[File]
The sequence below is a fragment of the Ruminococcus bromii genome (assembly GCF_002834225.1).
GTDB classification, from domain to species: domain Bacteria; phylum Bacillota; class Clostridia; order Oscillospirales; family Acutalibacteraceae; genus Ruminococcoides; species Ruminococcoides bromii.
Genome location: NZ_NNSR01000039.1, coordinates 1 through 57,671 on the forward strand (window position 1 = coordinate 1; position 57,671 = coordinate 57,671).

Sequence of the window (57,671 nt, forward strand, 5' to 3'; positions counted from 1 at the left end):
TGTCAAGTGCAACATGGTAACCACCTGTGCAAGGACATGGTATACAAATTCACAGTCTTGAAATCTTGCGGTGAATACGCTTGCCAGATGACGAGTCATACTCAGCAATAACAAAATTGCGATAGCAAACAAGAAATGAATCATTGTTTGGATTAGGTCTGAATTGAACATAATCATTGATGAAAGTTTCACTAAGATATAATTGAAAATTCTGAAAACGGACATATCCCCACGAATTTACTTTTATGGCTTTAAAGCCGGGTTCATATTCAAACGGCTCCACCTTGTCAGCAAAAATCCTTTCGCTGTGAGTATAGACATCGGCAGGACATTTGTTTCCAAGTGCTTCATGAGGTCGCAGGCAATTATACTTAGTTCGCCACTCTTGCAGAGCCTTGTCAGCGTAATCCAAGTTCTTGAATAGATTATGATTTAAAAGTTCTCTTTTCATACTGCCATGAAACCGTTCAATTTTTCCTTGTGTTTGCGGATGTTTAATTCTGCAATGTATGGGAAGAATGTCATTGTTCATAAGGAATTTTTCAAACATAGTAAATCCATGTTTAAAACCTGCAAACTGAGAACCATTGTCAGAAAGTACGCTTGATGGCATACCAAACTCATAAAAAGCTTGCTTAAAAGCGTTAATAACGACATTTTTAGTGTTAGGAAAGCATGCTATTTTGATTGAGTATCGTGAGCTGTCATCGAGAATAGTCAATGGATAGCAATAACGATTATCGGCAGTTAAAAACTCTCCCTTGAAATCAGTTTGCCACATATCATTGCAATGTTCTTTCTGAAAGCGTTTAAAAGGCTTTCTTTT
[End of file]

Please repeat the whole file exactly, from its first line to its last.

The sequence below is a fragment of the Ruminococcus bromii genome (assembly GCF_002834225.1).
GTDB classification, from domain to species: domain Bacteria; phylum Bacillota; class Clostridia; order Oscillospirales; family Acutalibacteraceae; genus Ruminococcoides; species Ruminococcoides bromii.
Genome location: NZ_NNSR01000039.1, coordinates 1 through 57,671 on the forward strand (window position 1 = coordinate 1; position 57,671 = coordinate 57,671).

Sequence of the window (57,671 nt, forward strand, 5' to 3'; positions counted from 1 at the left end):
TGTCAAGTGCAACATGGTAACCACCTGTGCAAGGACATGGTATACAAATTCACAGTCTTGAAATCTTGCGGTGAATACGCTTGCCAGATGACGAGTCATACTCAGCAATAACAAAATTGCGATAGCAAACAAGAAATGAATCATTGTTTGGATTAGGTCTGAATTGAACATAATCATTGATGAAAGTTTCACTAAGATATAATTGAAAATTCTGAAAACGGACATATCCCCACGAATTTACTTTTATGGCTTTAAAGCCGGGTTCATATTCAAACGGCTCCACCTTGTCAGCAAAAATCCTTTCGCTGTGAGTATAGACATCGGCAGGACATTTGTTTCCAAGTGCTTCATGAGGTCGCAGGCAATTATACTTAGTTCGCCACTCTTGCAGAGCCTTGTCAGCGTAATCCAAGTTCTTGAATAGATTATGATTTAAAAGTTCTCTTTTCATACTGCCATGAAACCGTTCAATTTTTCCTTGTGTTTGCGGATGTTTAATTCTGCAATGTATGGGAAGAATGTCATTGTTCATAAGGAATTTTTCAAACATAGTAAATCCATGTTTAAAACCTGCAAACTGAGAACCATTGTCAGAAAGTACGCTTGATGGCATACCAAACTCATAAAAAGCTTGCTTAAAAGCGTTAATAACGACATTTTTAGTGTTAGGAAAGCATGCTATTTTGATTGAGTATCGTGAGCTGTCATCGAGAATAGTCAATGGATAGCAATAACGATTATCGGCAGTTAAAAACTCTCCCTTGAAATCAGTTTGCCACATATCATTGCAATGTTCTTTCTGAAAGCGTTTAAAAGGCTTTCTTTT